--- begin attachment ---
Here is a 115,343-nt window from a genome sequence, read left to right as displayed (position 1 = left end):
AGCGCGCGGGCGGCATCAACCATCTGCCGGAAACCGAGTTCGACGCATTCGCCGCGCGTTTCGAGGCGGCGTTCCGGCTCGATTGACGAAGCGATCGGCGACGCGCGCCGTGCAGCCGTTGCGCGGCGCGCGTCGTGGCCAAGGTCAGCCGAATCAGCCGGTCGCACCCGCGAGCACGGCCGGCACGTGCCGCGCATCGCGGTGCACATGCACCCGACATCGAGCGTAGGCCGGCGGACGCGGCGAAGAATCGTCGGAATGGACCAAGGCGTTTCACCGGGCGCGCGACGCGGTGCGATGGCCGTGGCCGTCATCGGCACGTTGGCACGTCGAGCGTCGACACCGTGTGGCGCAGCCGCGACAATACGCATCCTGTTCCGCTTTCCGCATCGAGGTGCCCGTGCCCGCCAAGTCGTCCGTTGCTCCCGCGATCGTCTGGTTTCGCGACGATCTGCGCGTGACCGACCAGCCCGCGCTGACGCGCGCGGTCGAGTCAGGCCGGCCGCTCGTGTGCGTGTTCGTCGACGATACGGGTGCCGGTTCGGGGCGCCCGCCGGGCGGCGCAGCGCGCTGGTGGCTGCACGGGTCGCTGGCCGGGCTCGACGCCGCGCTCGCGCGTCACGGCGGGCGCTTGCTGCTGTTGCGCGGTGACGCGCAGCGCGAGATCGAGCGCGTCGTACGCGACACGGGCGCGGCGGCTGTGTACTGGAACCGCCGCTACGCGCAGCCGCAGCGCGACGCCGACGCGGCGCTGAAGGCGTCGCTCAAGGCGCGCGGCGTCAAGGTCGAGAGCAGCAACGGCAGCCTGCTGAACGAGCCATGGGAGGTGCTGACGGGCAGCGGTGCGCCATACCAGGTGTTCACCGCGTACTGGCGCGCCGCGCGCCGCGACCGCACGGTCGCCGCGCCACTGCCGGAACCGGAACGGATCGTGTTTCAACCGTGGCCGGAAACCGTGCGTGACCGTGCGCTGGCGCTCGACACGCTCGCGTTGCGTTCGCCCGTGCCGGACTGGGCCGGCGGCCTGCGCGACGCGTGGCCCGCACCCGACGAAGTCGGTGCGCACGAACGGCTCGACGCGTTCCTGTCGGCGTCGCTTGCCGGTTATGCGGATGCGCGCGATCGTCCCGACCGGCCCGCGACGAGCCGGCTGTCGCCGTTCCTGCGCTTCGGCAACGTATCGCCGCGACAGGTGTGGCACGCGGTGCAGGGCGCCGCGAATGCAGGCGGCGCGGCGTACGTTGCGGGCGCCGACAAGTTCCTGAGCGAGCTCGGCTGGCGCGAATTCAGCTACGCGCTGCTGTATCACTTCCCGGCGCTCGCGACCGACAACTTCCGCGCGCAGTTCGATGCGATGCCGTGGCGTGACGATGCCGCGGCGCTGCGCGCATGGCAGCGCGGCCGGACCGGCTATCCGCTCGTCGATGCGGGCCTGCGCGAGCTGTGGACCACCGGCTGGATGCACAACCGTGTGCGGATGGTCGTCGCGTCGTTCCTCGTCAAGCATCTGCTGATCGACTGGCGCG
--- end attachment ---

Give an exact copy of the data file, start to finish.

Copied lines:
Here is a 115,343-nt window from a genome sequence, read left to right as displayed (position 1 = left end):
AGCGCGCGGGCGGCATCAACCATCTGCCGGAAACCGAGTTCGACGCATTCGCCGCGCGTTTCGAGGCGGCGTTCCGGCTCGATTGACGAAGCGATCGGCGACGCGCGCCGTGCAGCCGTTGCGCGGCGCGCGTCGTGGCCAAGGTCAGCCGAATCAGCCGGTCGCACCCGCGAGCACGGCCGGCACGTGCCGCGCATCGCGGTGCACATGCACCCGACATCGAGCGTAGGCCGGCGGACGCGGCGAAGAATCGTCGGAATGGACCAAGGCGTTTCACCGGGCGCGCGACGCGGTGCGATGGCCGTGGCCGTCATCGGCACGTTGGCACGTCGAGCGTCGACACCGTGTGGCGCAGCCGCGACAATACGCATCCTGTTCCGCTTTCCGCATCGAGGTGCCCGTGCCCGCCAAGTCGTCCGTTGCTCCCGCGATCGTCTGGTTTCGCGACGATCTGCGCGTGACCGACCAGCCCGCGCTGACGCGCGCGGTCGAGTCAGGCCGGCCGCTCGTGTGCGTGTTCGTCGACGATACGGGTGCCGGTTCGGGGCGCCCGCCGGGCGGCGCAGCGCGCTGGTGGCTGCACGGGTCGCTGGCCGGGCTCGACGCCGCGCTCGCGCGTCACGGCGGGCGCTTGCTGCTGTTGCGCGGTGACGCGCAGCGCGAGATCGAGCGCGTCGTACGCGACACGGGCGCGGCGGCTGTGTACTGGAACCGCCGCTACGCGCAGCCGCAGCGCGACGCCGACGCGGCGCTGAAGGCGTCGCTCAAGGCGCGCGGCGTCAAGGTCGAGAGCAGCAACGGCAGCCTGCTGAACGAGCCATGGGAGGTGCTGACGGGCAGCGGTGCGCCATACCAGGTGTTCACCGCGTACTGGCGCGCCGCGCGCCGCGACCGCACGGTCGCCGCGCCACTGCCGGAACCGGAACGGATCGTGTTTCAACCGTGGCCGGAAACCGTGCGTGACCGTGCGCTGGCGCTCGACACGCTCGCGTTGCGTTCGCCCGTGCCGGACTGGGCCGGCGGCCTGCGCGACGCGTGGCCCGCACCCGACGAAGTCGGTGCGCACGAACGGCTCGACGCGTTCCTGTCGGCGTCGCTTGCCGGTTATGCGGATGCGCGCGATCGTCCCGACCGGCCCGCGACGAGCCGGCTGTCGCCGTTCCTGCGCTTCGGCAACGTATCGCCGCGACAGGTGTGGCACGCGGTGCAGGGCGCCGCGAATGCAGGCGGCGCGGCGTACGTTGCGGGCGCCGACAAGTTCCTGAGCGAGCTCGGCTGGCGCGAATTCAGCTACGCGCTGCTGTATCACTTCCCGGCGCTCGCGACCGACAACTTCCGCGCGCAGTTCGATGCGATGCCGTGGCGTGACGATGCCGCGGCGCTGCGCGCATGGCAGCGCGGCCGGACCGGCTATCCGCTCGTCGATGCGGGCCTGCGCGAGCTGTGGACCACCGGCTGGATGCACAACCGTGTGCGGATGGTCGTCGCGTCGTTCCTCGTCAAGCATCTGCTGATCGACTGGCGCG